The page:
Conservatories FAQs

Conservatories FAQs

1 Is it true that using Pilkington K Glass™ in my conservatory will turn it into a greenhouse?

Pilkington K Glass™ double glazing does not lead to significantly greater overheating problems in summer than does single glazing, or ordinary double glazing. With any type of clear glass in a conservatory it is essential to have adequate means of ventilation to reduce the possibility of high temperatures.

People sometimes think that Pilkington K Glass™, because it keeps heat in so much better, will cause extra overheating problems in Summer. However, this is not the case.

In Winter, with cold outside temperatures, the prime concern is to retain heat within the building, in order to keep the interior temperature at a comfortable level without excessive heating cost. The advantage of Pilkington K Glass™ in this respect can be explained technically by looking at the Ug value. This indicates the amount of heat flowing out through it.

With a Ug value of 1.9 W/m2K, Pilkington K Glass™ double glazing lets out only about ⅓ of the heat that escapes through single glass (Ug value = 5.6 W/m2K) and about ⅔ of that which escapes through ordinary double glazing (Ug value = 2.8 W/m2K). Any of the sun's heat which enters through a window is a bonus, reducing the amount of heating required in the building.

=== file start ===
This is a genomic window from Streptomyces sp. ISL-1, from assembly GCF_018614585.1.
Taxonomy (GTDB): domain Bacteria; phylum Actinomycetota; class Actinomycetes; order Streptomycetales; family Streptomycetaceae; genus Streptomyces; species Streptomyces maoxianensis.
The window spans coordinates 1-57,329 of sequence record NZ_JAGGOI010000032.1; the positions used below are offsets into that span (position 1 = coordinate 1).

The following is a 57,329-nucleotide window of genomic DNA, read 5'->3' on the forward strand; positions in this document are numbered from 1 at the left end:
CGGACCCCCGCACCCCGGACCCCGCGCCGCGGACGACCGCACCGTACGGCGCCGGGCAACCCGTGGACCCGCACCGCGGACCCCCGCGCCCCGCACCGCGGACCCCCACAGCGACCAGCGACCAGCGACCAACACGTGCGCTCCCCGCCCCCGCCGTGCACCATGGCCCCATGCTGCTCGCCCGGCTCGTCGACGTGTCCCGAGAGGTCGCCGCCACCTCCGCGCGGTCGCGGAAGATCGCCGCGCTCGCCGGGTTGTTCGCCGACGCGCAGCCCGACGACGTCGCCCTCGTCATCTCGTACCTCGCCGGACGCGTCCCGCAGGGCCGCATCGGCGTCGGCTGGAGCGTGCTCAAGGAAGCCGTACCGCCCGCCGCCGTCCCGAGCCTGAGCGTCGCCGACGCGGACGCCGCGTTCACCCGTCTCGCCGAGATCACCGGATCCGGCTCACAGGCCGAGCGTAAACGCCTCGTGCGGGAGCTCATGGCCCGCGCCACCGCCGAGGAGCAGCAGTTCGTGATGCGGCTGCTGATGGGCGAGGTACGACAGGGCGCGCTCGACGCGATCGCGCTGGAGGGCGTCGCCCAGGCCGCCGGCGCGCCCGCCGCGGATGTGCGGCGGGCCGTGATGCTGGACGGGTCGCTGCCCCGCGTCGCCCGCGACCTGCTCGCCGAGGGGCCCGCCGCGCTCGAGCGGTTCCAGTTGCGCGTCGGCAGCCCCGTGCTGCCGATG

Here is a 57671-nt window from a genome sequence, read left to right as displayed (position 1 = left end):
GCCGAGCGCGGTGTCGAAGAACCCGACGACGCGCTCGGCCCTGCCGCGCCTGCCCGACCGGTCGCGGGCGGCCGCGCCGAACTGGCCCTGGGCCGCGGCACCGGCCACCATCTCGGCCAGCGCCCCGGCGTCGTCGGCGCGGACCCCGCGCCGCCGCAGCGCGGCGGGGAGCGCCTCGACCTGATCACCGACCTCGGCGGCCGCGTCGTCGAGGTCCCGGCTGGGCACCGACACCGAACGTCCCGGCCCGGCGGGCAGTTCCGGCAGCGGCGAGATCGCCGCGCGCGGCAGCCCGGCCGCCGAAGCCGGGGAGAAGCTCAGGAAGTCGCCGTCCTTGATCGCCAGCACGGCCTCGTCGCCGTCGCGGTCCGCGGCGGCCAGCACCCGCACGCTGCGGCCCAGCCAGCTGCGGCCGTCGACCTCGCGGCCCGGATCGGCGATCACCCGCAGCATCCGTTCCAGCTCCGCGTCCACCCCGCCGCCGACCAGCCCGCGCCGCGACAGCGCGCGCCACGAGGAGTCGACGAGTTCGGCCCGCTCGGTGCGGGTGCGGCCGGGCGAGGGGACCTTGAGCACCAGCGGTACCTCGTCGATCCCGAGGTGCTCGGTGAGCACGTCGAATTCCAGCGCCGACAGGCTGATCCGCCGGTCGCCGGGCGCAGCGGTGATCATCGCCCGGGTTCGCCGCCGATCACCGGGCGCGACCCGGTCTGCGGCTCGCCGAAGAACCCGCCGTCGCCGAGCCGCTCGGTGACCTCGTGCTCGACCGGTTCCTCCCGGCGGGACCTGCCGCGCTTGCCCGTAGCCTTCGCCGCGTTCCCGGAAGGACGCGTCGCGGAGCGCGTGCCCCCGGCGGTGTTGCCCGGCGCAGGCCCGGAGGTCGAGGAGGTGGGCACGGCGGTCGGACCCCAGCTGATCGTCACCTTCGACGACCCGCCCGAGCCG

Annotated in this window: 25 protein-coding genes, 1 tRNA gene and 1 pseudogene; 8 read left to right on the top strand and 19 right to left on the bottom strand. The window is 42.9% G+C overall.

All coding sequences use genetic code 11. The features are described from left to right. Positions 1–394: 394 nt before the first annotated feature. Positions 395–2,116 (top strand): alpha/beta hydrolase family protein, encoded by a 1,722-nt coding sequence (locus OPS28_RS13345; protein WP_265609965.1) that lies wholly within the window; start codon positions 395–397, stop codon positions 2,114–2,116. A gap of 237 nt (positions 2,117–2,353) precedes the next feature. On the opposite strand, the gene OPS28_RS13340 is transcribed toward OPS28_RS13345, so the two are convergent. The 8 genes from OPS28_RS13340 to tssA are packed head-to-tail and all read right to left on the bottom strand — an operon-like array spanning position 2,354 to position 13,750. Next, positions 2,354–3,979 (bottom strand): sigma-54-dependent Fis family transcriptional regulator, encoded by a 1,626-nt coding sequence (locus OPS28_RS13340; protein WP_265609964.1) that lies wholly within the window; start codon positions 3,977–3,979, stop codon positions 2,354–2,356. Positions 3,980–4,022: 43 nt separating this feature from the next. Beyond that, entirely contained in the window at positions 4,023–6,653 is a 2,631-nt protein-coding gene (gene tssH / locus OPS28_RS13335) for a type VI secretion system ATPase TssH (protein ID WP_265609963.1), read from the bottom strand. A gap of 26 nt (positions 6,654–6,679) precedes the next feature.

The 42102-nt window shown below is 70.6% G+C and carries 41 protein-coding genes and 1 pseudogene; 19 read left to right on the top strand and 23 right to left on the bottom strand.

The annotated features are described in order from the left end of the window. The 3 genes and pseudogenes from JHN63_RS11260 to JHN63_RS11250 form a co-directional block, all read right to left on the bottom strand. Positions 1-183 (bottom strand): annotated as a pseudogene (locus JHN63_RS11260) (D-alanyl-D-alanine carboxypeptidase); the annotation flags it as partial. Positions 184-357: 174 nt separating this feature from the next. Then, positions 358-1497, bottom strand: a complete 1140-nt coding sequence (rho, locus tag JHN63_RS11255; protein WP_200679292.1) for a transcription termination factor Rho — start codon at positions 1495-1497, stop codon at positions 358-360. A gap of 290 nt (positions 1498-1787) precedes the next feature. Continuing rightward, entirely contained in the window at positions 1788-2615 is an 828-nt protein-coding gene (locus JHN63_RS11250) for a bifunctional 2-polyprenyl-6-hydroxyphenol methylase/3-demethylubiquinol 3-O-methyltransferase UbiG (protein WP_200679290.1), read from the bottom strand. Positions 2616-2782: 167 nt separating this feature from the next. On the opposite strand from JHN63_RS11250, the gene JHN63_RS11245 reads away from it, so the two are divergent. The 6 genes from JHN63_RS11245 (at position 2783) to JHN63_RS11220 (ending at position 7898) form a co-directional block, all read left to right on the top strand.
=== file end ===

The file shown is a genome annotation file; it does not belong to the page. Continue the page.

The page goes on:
In Summer, the situation is somewhat more complicated. Double glazing lets in less of the sun's heat than does single glazing, due to the extra pane of glass, and Pilkington K Glass™ double glazing lets in less than ordinary double glazing (although it is not a solar control glass) due to the presence of the Pilkington K Glass™ coating.

In technical terms:
Single clear glass    86% of the solar radiation is transmitted
Clear double glazing    76% of the solar radiation is transmitted
Pilkington K Glass™ double glazing 72% of the solar radiation is transmitted

The reduction in solar heat transmission, through windows facing the sun, largely offsets the ability of each type of double glazing to retain this heat. The net result is that the type of clear glass in the windows - whether single glazing, ordinary double glazing or Pilkington K Glass™ double glazing - has a limited effect on the temperature rise in an unventilated room or conservatory.

If the proportion of window area is high in relation to the size of the room, for instance as it is in a conservatory, all three types can give rise to unacceptably high temperatures, unless there is adequate ventilation.

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